The town, associated with such names as Thomas Jefferson, George Mason, Richard Henry Lee, Patrick Henry, and George Washington, had offered little manufacturing, but instead had acted as the political and economic center of Virginia for 80 years, having been England’s largest and wealthiest colony–the location of enacted laws and administered justice, and the site where the seeds of democracy and political independence had been planted in an ultimate attempt to separate itself from its source.

Williamsburg had thrived until Virginia’s capital had been relocated to Richmond in 1780, whereafter it had declined to a backwater town.

The town’s slow rebirth began in 1926 when the Colonial Williamsburg Foundation had been established to excavate buried foundations and reconstruct the crumbling buildings which had still stood, ultimately transforming it into the world’s largest, 18th-century living history museum comprised of 88 restored structures and some 500 other reconstructed ones spread over 301 acres.

Colonial Williamsburg is once again alive: the buildings can be visited; the pounding of the glowing anvil can be heard in the blacksmith shop; cases can be heard in the courthouse; costumed interpreters reenact scenes from earlier life; soldiers march down Duke of Gloucester Street; meals can be eaten in four historic taverns; 18th-century goods are made and sold in the numerous shops; and horse-drawn carriages still clomp down the unpaved streets.

Jamestown had served as America’s origin.  Williamsburg had served as the pivot of governmental development, the cradle where the American Revolution’s forefathers had been nurtured.  One more location, however, would serve as the point where that Revolution had led to victory, separation, and independence. 


While the French naval fleet had sailed southward toward the Chesapeake Bay during the latter portion of 1781, General George Washington had believed that the optimum opportunity for a decisive land-and-sea battle had been at hand and, in cooperation with French General Rochenbeau, had quietly relocated both American and French troops from New York to Yorktown, Virginia.

Intercepting British ships outside of the Virginia Cape on September 5, the French had succeeded in blockading them and causing their subsequent retreat.  Arriving in Yorktown later that month, Washington and Rochenbeau seized the town, surrounding Lord Cornwallis’ British troops.

In early October, Washington dug trenches from which to launch an out-and-out attack, American and French detachments subsequently cornering the two British redoubts on October 14, which had rapidly exhausted their ammunition supplies.  Defeated, Cornwallis surrendered five days later, ending the six-year Revolution and effectively beginning a new nation and a new government.

The settlers who had put the first English footprint in Jamestown had now just put the first American one in Yorktown.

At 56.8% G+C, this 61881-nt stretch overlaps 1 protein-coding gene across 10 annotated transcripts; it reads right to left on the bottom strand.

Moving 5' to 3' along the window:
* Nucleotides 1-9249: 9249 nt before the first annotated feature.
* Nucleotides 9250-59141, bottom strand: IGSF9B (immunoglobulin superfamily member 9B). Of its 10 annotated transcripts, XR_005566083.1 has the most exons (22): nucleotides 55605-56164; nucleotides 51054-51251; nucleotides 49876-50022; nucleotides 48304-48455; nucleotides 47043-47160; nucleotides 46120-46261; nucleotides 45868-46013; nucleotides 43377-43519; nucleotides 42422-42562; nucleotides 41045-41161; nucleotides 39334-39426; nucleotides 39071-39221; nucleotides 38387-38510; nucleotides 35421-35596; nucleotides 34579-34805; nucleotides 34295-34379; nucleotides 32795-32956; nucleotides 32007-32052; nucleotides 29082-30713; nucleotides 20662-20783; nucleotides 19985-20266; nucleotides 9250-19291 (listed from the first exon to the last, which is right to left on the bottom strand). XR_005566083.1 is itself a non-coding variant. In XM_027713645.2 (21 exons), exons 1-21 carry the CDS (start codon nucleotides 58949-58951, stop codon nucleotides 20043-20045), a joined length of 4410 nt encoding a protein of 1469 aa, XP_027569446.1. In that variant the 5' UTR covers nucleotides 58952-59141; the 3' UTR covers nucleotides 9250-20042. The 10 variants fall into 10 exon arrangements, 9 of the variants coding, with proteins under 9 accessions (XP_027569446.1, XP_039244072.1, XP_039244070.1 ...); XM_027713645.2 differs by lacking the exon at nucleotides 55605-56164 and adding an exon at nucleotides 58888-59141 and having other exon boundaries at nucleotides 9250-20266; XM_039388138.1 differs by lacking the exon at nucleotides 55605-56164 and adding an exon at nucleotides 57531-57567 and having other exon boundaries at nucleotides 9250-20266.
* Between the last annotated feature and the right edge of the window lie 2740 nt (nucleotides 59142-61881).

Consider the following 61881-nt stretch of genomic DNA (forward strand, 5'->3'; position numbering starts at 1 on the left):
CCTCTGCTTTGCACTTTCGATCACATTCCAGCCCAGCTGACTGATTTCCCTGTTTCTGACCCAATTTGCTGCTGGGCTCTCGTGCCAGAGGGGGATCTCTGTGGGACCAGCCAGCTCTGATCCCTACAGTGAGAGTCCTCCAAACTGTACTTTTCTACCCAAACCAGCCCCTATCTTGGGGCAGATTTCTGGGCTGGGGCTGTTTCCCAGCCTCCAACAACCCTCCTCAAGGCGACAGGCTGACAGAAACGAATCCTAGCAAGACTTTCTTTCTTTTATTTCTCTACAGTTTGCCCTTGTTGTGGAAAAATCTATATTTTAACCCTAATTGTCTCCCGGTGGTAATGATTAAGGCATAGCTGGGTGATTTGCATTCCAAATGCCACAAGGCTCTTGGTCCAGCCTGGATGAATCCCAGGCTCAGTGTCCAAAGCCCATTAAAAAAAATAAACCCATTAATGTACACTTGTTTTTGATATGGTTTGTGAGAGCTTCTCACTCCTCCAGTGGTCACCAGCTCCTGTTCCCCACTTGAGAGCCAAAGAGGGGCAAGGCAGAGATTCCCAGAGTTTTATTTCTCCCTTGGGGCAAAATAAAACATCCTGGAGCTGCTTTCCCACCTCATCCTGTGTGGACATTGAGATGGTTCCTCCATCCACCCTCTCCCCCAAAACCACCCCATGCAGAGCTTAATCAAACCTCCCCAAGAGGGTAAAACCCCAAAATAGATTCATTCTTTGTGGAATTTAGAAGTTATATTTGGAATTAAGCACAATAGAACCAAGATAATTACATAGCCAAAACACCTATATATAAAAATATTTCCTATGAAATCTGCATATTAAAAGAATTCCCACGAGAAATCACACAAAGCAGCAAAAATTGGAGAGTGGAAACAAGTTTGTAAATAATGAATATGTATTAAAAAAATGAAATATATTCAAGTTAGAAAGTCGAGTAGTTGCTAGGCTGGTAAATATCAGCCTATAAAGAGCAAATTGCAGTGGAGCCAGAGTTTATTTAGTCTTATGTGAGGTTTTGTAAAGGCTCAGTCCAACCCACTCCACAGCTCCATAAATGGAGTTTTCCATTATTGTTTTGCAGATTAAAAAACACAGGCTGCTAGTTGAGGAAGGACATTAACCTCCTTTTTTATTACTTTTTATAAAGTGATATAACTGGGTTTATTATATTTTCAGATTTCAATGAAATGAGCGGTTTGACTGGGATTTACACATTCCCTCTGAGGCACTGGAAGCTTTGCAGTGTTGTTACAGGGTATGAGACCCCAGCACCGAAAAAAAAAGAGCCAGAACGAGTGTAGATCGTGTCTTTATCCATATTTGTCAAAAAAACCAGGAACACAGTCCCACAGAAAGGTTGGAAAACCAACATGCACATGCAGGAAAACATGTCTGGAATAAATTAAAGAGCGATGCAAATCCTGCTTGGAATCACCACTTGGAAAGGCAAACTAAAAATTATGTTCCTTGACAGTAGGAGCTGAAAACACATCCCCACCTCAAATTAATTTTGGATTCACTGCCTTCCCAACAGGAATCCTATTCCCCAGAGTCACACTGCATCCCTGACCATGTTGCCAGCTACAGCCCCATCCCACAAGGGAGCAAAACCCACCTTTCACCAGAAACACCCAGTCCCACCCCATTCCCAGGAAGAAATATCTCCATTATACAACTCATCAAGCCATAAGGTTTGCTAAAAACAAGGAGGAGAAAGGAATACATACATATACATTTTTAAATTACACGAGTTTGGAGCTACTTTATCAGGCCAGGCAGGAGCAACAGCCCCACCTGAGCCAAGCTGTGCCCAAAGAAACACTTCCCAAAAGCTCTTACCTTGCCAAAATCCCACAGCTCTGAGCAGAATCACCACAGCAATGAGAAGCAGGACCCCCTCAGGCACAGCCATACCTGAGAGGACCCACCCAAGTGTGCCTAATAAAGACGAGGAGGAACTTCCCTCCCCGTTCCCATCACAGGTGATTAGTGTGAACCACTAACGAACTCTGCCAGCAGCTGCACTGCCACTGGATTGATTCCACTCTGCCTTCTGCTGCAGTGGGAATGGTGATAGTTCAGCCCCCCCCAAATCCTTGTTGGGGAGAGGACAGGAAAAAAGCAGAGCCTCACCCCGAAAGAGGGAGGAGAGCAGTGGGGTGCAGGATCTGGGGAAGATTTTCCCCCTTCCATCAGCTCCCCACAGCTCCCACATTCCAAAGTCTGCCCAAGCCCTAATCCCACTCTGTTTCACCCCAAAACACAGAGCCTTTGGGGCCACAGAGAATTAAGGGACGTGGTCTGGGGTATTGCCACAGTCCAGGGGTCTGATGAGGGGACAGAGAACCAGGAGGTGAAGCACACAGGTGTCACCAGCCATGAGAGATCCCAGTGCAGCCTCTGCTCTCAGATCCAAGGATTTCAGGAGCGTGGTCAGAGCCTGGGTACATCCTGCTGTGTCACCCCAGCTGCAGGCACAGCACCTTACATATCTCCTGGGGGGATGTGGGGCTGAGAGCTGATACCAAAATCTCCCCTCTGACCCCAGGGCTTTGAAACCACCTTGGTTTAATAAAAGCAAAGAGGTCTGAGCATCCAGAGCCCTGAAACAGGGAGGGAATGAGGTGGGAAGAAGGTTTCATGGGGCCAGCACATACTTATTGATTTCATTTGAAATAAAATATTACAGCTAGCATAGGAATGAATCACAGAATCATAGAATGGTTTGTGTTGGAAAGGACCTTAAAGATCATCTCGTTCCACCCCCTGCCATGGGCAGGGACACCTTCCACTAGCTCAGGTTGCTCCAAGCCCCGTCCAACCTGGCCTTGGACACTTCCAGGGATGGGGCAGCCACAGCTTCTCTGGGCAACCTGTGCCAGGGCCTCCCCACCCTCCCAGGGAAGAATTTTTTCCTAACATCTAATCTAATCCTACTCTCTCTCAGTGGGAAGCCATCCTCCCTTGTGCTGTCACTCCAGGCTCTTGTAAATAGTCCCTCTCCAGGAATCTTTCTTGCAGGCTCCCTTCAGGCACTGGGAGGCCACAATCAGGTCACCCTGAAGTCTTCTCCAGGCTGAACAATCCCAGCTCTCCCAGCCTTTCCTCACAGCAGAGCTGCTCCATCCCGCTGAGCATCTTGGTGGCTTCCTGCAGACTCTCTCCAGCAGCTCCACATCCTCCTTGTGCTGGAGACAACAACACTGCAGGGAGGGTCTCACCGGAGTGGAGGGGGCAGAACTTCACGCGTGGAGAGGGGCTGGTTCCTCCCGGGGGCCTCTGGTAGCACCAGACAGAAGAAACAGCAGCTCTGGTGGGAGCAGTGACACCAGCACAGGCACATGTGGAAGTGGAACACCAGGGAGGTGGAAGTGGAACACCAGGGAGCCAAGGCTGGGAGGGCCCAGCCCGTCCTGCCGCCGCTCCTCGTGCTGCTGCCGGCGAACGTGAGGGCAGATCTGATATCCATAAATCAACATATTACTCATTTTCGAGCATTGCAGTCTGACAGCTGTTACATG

Yorktown Battlefield, the actual site of the historical event and reconstructed with the aid of 18th-century military maps and excavations, accurately depicts Washington’s siege, pinpointing British and American troop locations.  The nearby Moore House had been the location of the surrender term negotiations.

Life during and after the Revolution can be gleaned from the Yorktown Victory Center which depicts a recreated Continental Army encampment and a 1780 tidewater Virginia farm.  The former encompasses commanding officer and regimental surgeon quarters and several soldiers’ tents, while the latter features dwellings, a tobacco barn, a kitchen, a herb and vegetable garden, and an agricultural field where corn, tobacco, cotton, and flax are grown.

Yorktown, the third of the three locations after Jamestown and Williamsburg, forms an integral part of Virginia’s “Historic Triangle” which is connected by the 23-mile, James and York River-paralleling scenic byway and is part of Colonial National Historical Park.  Established in 1893 when the Association for the Preservation of Virginia Antiquities had acquired 22.5 acres on Jamestown Island, it had created the Colonial National Monument incorporating Jamestown, Yorktown, and the connecting parkway in 1930.  The National Park Service had acquired the remaining 1,500 acres of the island four years later.

From the first footsteps of Jamestown in 1607 to the last gunshot of Yorktown in 1781, a path had been forged through 13 colonies, independence, history’s greatest migration, and a new nation, the United States of America.  The story of Colonial Virginia’s Historic Triangle is, in essence, that of US history, world history, and human history, having encompassed curiosity, exploration, discovery, struggle, ownership, identity, and independence, the same sequence of events which has been acted out by every soul which has ever separated from the whole above in order to pursue autonomous existence below.  That we all stem from the same source and therefore reflect it, could the outcome have been expected to have been different?